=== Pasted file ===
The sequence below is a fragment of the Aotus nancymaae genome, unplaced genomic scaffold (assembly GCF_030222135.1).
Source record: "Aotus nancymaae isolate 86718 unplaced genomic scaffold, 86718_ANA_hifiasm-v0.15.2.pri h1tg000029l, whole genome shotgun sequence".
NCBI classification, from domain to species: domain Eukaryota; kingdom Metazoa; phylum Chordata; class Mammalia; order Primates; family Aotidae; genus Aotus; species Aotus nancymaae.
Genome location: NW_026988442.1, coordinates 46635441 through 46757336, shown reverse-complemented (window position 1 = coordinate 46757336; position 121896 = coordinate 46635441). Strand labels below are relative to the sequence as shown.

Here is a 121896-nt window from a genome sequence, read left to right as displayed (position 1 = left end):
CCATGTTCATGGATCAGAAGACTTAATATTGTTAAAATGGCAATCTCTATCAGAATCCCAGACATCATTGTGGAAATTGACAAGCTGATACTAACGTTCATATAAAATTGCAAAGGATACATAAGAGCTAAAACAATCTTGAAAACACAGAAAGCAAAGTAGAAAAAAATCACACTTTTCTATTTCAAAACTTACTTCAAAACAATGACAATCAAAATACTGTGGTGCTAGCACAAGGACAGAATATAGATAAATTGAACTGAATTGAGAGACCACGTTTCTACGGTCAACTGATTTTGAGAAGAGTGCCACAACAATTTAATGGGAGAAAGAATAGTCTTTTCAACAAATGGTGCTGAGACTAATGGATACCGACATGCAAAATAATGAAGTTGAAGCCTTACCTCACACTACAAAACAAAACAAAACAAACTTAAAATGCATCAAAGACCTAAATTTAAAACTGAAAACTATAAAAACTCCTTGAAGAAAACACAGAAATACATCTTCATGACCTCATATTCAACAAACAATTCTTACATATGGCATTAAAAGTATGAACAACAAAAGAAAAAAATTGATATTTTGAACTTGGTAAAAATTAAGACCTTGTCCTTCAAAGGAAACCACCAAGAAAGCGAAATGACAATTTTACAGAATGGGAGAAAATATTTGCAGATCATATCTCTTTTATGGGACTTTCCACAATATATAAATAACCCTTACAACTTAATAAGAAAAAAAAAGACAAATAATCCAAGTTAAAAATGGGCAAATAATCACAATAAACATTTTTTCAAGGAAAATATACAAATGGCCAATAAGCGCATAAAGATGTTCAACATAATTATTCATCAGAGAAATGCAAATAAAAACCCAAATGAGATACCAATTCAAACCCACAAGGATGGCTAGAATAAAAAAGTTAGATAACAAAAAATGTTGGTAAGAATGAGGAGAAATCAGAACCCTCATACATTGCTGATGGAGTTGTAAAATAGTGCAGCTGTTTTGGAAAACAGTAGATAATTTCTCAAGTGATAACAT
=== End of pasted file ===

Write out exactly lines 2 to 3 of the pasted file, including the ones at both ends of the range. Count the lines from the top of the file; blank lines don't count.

Source record: "Aotus nancymaae isolate 86718 unplaced genomic scaffold, 86718_ANA_hifiasm-v0.15.2.pri h1tg000029l, whole genome shotgun sequence".
NCBI classification, from domain to species: domain Eukaryota; kingdom Metazoa; phylum Chordata; class Mammalia; order Primates; family Aotidae; genus Aotus; species Aotus nancymaae.